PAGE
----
‘We people are just like our planetmates. We cannot put an end to nature; we can only pose a threat to ourselves… the microbes, the whales, the insects, the seed plants, and the birds, are still singing. The tropical forest trees are humming to themselves, waiting for us to finish our arrogant logging so they can get back to their business of growth as usual. And they will continue their cacophonies and harmonies long after we are gone.’
– Lynn Margulis (from Symbiotic Planet: A New Look at Evolution, 1998)
‘When I die I must give life’ (Fraxinus spp. No.1) – biochar on newsprint paper, 80″ x 35″
Invasive species of insects (such as the Emerald Ash Borer), plants and even animals, are a threat to the balance of our forest ecosystems. When a tree (i.e. Ash) dies from the effects of being hosted by an ‘invasive’, through controlled pyrolitic burning, its matter can be transformed into a valuable compostable source of soil nutrient. Essential scientific research is being conducted into finding solutions for controlling the spread of invasive species. In the meantime, maybe humans can begin to employ biochar in a process of cultivating new, richly biodiverse forests that can evolve resilience to invasives?
This biochar artwork (tree bark rubbing) is the first in a new series of my ‘organic compost drawings’. These ephemeral drawings are gifts to the soil and a symbolic ritual of thanks. When hung from a tree or laid to rest on the earth, they decay and (in a humble way) enrich small areas of earth. Through a symbiosis of ideas and organic processes, the drawings celebrate the natural cycle of life, death, rebirth and entropy of which we are all a part.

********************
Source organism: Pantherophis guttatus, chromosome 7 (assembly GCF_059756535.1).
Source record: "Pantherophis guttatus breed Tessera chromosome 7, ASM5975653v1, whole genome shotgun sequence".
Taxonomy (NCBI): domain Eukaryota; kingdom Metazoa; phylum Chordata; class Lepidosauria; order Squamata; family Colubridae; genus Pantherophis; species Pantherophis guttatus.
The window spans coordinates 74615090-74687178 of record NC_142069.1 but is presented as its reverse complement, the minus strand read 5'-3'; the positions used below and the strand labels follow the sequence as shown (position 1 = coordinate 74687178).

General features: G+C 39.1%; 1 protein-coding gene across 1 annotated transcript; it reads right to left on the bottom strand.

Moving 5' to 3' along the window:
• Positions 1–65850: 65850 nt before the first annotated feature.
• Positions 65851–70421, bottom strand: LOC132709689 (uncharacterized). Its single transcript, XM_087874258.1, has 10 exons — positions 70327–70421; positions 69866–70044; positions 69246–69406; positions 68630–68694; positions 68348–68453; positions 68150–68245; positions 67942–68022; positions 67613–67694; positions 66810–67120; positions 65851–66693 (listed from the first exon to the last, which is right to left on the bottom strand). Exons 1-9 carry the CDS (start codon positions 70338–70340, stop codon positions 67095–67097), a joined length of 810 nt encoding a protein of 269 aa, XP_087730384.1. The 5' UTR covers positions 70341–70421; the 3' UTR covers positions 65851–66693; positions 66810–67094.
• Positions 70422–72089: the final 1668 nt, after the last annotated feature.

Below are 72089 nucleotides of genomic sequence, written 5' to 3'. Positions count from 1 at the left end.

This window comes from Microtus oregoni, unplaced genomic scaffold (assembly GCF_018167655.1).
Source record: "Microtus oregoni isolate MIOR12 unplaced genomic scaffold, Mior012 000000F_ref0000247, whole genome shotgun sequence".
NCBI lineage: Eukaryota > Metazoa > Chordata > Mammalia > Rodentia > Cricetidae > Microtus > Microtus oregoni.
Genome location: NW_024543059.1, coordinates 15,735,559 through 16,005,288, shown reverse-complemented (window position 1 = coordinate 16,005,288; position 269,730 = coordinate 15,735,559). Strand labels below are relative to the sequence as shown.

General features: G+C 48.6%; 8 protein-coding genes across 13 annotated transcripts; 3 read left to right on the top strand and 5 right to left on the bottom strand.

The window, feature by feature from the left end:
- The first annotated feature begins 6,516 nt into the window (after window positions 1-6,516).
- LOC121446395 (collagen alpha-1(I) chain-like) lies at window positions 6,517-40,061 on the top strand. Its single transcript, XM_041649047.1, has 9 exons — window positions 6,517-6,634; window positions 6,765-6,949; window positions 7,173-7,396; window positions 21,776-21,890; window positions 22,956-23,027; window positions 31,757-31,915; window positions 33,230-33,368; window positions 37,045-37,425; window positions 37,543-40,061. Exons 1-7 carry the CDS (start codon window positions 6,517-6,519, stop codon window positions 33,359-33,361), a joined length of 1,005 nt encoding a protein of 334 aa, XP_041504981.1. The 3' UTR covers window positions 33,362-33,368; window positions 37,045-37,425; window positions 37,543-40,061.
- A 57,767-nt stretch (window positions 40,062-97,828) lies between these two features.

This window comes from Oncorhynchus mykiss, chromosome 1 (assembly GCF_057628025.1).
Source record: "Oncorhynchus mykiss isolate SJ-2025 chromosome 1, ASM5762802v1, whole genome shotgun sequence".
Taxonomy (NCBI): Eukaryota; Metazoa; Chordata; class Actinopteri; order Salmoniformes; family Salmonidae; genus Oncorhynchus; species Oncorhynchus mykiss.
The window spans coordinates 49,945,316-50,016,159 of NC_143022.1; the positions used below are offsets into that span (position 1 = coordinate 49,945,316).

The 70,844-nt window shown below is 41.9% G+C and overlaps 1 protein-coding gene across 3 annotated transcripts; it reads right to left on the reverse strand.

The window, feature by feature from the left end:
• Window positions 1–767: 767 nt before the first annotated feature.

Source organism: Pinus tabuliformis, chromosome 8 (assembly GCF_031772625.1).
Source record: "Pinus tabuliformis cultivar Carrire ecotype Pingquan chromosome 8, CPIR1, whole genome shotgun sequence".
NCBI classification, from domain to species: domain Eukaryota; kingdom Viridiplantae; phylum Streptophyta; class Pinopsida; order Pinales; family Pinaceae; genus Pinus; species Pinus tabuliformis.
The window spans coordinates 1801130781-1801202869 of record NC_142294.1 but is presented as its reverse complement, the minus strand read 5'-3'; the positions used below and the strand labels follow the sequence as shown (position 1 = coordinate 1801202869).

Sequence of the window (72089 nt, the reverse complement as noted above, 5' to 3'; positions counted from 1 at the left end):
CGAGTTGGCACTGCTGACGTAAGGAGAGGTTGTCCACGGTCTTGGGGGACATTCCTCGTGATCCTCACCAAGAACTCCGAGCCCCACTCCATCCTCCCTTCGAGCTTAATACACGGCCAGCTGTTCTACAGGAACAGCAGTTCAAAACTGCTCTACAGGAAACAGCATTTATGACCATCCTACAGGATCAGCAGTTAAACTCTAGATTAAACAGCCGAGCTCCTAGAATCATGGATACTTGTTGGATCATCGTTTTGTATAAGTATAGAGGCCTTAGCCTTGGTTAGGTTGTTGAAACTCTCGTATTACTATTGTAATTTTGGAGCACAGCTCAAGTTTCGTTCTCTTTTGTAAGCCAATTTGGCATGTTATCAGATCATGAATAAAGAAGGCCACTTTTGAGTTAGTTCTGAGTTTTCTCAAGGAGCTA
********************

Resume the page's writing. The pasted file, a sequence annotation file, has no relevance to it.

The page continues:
Biochar is a form of charcoal (made by pyrolysis). It is a stable solid, rich in carbon and can be used as a soil amendment which endures in the earth for thousands of years. Due to its carbon sequestration properties, biochar has the potential to help mitigate climatic change, locking-in carbon that would otherwise escape into the atmosphere. This carbon matter can increase soil fertility and thus raise agricultural productivity and reduce pressure on our forests.
‘When I die I must give life’ (detail)